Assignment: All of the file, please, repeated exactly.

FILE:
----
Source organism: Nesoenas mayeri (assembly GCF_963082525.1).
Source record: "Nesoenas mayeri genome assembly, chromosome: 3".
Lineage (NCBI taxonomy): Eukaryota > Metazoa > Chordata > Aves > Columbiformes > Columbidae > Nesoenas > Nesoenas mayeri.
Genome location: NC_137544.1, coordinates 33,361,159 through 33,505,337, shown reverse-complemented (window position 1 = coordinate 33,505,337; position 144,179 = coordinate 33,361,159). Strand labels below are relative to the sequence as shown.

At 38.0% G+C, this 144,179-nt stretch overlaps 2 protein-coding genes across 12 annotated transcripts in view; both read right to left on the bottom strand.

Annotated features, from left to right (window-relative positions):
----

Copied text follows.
Source organism: Nesoenas mayeri (assembly GCF_963082525.1).
Source record: "Nesoenas mayeri genome assembly, chromosome: 3".
Lineage (NCBI taxonomy): Eukaryota > Metazoa > Chordata > Aves > Columbiformes > Columbidae > Nesoenas > Nesoenas mayeri.
Genome location: NC_137544.1, coordinates 33,361,159 through 33,505,337, shown reverse-complemented (window position 1 = coordinate 33,505,337; position 144,179 = coordinate 33,361,159). Strand labels below are relative to the sequence as shown.

At 38.0% G+C, this 144,179-nt stretch overlaps 2 protein-coding genes across 12 annotated transcripts in view; both read right to left on the bottom strand.

Annotated features, from left to right (window-relative positions):